One pyrite of particular interest is chalcopyrite which is explained in this link: https://geology.com/minerals/chalcopyrite.shtml

    It is also known as peacock’s ore which reminds me of the alchemy term “peacock’s tail” (like the oily residue found in many things I call philosophical gold it has a metallic rainbow sheen floats on water and near impossible to collect has the ability to become vapor like prana and in my theory may actually consist of certain gold producing microbes and can be found everywhere and in everything in small amounts (esp rain and rivers) but usually abundantly in whats called the oil of metals especially gold or red colloidal gold and when condensed called dragon’s blood)

    Chalcopyrite is of course a pyrite and as mentioned pyrites are always found near gold and I have a theory that the reason why is because the sulfur in pyrites is a food source for the gold producing microbes, microbes that may work in tandem with each other to produce gold, microbes such as yeast (sacharromyces cervisiae) lacto bacillus strains such as bacillus cereus and the ones found in buttermilk https://pubs.acs.org/doi/10.1021/cg0255164 Acidivorans such as delftia acidivoran a type of thermophillic and acid loving microbe and ones found seeded in metals and located in wastewaters of metal refineries such as cupriavidus metallidurans.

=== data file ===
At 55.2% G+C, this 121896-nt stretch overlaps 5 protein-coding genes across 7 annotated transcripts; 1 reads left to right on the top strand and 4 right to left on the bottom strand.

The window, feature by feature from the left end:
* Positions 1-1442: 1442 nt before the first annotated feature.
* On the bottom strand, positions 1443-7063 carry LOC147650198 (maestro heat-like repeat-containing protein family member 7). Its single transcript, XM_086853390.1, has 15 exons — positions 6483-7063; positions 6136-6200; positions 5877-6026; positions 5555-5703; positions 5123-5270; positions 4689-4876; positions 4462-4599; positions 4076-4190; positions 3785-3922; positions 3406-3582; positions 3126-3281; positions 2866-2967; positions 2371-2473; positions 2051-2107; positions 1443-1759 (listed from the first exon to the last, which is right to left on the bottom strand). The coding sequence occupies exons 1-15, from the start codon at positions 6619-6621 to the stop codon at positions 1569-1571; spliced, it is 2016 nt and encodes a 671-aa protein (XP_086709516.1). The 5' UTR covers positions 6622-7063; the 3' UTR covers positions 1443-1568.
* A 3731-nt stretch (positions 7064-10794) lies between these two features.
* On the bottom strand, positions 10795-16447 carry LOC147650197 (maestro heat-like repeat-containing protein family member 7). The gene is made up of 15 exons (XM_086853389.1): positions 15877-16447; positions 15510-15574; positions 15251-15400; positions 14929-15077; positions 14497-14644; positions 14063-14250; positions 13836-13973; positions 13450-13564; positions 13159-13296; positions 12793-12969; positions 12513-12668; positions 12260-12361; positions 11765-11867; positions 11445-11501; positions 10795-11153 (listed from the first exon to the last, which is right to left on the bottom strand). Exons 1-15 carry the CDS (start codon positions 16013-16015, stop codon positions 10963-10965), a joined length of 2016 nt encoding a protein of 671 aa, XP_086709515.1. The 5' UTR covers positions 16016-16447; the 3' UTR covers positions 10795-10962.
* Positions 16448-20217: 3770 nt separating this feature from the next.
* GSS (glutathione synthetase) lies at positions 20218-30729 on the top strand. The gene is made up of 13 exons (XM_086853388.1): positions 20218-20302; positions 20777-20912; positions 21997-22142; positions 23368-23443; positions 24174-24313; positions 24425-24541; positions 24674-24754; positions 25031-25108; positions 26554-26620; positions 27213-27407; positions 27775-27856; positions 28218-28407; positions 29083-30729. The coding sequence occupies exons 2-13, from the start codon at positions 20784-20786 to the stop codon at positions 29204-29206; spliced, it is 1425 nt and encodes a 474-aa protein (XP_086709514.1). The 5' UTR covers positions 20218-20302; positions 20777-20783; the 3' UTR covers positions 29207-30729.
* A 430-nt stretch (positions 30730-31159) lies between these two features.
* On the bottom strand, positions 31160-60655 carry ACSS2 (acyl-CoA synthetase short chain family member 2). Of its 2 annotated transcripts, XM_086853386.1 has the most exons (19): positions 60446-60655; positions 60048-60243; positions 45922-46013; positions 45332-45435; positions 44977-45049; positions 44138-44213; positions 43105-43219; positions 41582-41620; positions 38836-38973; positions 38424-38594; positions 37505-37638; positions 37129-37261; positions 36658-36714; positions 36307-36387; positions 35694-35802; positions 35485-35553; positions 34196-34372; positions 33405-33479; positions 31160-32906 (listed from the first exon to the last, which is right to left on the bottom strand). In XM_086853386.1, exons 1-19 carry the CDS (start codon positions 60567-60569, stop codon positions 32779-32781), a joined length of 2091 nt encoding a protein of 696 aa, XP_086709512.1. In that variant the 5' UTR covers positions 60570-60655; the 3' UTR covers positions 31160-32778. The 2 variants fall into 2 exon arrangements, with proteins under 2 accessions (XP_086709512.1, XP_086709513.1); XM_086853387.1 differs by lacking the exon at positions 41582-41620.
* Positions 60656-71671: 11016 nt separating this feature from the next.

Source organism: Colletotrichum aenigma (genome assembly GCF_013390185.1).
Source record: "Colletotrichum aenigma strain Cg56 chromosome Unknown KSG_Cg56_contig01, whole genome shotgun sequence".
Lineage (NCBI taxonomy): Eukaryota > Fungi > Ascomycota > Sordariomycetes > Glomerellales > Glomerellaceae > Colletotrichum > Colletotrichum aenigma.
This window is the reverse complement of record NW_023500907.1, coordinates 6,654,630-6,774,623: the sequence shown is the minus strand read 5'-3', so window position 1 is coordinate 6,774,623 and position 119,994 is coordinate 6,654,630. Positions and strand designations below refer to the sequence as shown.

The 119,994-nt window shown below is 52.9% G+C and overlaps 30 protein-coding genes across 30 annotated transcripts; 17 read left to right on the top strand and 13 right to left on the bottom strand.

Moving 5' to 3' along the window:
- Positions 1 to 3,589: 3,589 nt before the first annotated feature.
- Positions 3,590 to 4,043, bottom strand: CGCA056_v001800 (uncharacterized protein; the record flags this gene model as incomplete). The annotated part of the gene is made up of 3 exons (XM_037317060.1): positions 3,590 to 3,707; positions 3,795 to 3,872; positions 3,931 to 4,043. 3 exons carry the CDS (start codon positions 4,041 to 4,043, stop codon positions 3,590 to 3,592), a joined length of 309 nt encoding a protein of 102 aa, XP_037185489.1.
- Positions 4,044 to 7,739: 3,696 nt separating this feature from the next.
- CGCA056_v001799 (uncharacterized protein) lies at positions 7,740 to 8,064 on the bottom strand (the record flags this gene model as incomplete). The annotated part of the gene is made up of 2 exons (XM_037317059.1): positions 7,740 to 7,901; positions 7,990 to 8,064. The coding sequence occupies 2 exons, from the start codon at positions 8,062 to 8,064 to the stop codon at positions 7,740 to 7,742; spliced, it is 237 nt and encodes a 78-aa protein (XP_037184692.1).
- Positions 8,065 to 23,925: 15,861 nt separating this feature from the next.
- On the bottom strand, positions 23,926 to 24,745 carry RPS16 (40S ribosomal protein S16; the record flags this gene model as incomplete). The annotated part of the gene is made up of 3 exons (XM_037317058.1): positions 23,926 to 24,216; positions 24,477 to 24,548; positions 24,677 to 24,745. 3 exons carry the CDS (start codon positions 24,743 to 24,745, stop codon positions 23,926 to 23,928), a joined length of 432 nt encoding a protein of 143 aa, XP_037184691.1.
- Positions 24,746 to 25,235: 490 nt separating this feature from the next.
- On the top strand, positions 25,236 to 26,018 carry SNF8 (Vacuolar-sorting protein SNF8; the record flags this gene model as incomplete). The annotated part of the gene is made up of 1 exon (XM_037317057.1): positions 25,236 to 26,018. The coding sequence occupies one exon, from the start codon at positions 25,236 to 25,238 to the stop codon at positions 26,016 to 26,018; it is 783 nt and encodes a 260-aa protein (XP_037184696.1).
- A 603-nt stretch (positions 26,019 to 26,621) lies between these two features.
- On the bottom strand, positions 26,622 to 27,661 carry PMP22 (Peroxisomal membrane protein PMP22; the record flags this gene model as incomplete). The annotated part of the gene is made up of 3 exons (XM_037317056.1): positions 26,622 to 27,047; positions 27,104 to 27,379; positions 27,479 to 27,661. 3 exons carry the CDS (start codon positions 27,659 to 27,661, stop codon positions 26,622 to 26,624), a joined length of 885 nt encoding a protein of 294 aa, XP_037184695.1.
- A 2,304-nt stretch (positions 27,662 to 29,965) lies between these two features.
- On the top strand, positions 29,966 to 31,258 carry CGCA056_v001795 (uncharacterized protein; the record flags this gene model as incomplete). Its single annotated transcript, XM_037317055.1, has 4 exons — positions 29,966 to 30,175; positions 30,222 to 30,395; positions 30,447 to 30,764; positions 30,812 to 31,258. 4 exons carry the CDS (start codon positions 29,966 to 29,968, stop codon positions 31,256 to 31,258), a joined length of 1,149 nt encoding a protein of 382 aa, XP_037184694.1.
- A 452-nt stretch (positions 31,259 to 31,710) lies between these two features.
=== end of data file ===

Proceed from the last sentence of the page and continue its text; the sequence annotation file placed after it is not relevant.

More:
These microbes found in nature (and our urine) and seeded in metals themselves may be responsible for transmutation they hunger for nitrates sulfur and acid and some even love igneous temperatures creating transmutation in as little as seconds or bread like beer and create gold from other metals in weeks.